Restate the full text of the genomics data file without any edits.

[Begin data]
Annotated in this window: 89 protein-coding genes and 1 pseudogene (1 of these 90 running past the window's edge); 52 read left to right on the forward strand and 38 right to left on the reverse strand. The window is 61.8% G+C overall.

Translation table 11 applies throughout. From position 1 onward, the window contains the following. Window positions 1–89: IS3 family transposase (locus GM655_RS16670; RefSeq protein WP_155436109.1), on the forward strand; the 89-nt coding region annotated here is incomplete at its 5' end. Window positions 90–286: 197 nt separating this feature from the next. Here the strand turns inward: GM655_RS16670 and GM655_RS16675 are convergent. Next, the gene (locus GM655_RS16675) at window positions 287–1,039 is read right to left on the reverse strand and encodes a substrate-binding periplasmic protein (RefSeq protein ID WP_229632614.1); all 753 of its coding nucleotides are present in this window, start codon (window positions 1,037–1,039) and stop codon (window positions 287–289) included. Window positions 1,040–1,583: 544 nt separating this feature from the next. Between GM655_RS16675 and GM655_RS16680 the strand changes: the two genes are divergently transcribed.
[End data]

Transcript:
Annotated in this window: 89 protein-coding genes and 1 pseudogene (1 of these 90 running past the window's edge); 52 read left to right on the forward strand and 38 right to left on the reverse strand. The window is 61.8% G+C overall.

Translation table 11 applies throughout. From position 1 onward, the window contains the following. Window positions 1–89: IS3 family transposase (locus GM655_RS16670; RefSeq protein WP_155436109.1), on the forward strand; the 89-nt coding region annotated here is incomplete at its 5' end. Window positions 90–286: 197 nt separating this feature from the next. Here the strand turns inward: GM655_RS16670 and GM655_RS16675 are convergent. Next, the gene (locus GM655_RS16675) at window positions 287–1,039 is read right to left on the reverse strand and encodes a substrate-binding periplasmic protein (RefSeq protein ID WP_229632614.1); all 753 of its coding nucleotides are present in this window, start codon (window positions 1,037–1,039) and stop codon (window positions 287–289) included. Window positions 1,040–1,583: 544 nt separating this feature from the next. Between GM655_RS16675 and GM655_RS16680 the strand changes: the two genes are divergently transcribed.